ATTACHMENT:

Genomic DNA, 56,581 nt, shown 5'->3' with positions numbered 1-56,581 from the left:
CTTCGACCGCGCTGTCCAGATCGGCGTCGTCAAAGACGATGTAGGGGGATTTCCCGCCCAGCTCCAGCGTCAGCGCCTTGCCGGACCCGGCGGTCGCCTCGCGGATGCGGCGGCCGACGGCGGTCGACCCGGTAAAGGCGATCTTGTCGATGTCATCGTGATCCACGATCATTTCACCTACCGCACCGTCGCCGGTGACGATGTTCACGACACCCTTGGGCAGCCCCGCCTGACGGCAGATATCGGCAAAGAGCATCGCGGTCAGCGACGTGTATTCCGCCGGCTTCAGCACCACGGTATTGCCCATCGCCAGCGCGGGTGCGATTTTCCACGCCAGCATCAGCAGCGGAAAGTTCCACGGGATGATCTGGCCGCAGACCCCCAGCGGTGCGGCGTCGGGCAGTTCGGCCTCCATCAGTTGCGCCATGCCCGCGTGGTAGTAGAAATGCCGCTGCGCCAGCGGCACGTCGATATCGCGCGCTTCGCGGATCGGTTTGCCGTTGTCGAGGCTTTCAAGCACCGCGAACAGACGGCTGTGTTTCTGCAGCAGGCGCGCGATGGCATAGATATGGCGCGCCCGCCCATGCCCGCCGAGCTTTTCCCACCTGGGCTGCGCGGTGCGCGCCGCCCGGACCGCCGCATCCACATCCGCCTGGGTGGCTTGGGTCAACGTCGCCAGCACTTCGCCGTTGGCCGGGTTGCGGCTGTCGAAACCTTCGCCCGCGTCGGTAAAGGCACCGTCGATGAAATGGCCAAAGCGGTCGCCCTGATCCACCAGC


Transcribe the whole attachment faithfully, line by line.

Genomic DNA, 56,581 nt, shown 5'->3' with positions numbered 1-56,581 from the left:
CTTCGACCGCGCTGTCCAGATCGGCGTCGTCAAAGACGATGTAGGGGGATTTCCCGCCCAGCTCCAGCGTCAGCGCCTTGCCGGACCCGGCGGTCGCCTCGCGGATGCGGCGGCCGACGGCGGTCGACCCGGTAAAGGCGATCTTGTCGATGTCATCGTGATCCACGATCATTTCACCTACCGCACCGTCGCCGGTGACGATGTTCACGACACCCTTGGGCAGCCCCGCCTGACGGCAGATATCGGCAAAGAGCATCGCGGTCAGCGACGTGTATTCCGCCGGCTTCAGCACCACGGTATTGCCCATCGCCAGCGCGGGTGCGATTTTCCACGCCAGCATCAGCAGCGGAAAGTTCCACGGGATGATCTGGCCGCAGACCCCCAGCGGTGCGGCGTCGGGCAGTTCGGCCTCCATCAGTTGCGCCATGCCCGCGTGGTAGTAGAAATGCCGCTGCGCCAGCGGCACGTCGATATCGCGCGCTTCGCGGATCGGTTTGCCGTTGTCGAGGCTTTCAAGCACCGCGAACAGACGGCTGTGTTTCTGCAGCAGGCGCGCGATGGCATAGATATGGCGCGCCCGCCCATGCCCGCCGAGCTTTTCCCACCTGGGCTGCGCGGTGCGCGCCGCCCGGACCGCCGCATCCACATCCGCCTGGGTGGCTTGGGTCAACGTCGCCAGCACTTCGCCGTTGGCCGGGTTGCGGCTGTCGAAACCTTCGCCCGCGTCGGTAAAGGCACCGTCGATGAAATGGCCAAAGCGGTCGCCCTGATCCACCAGC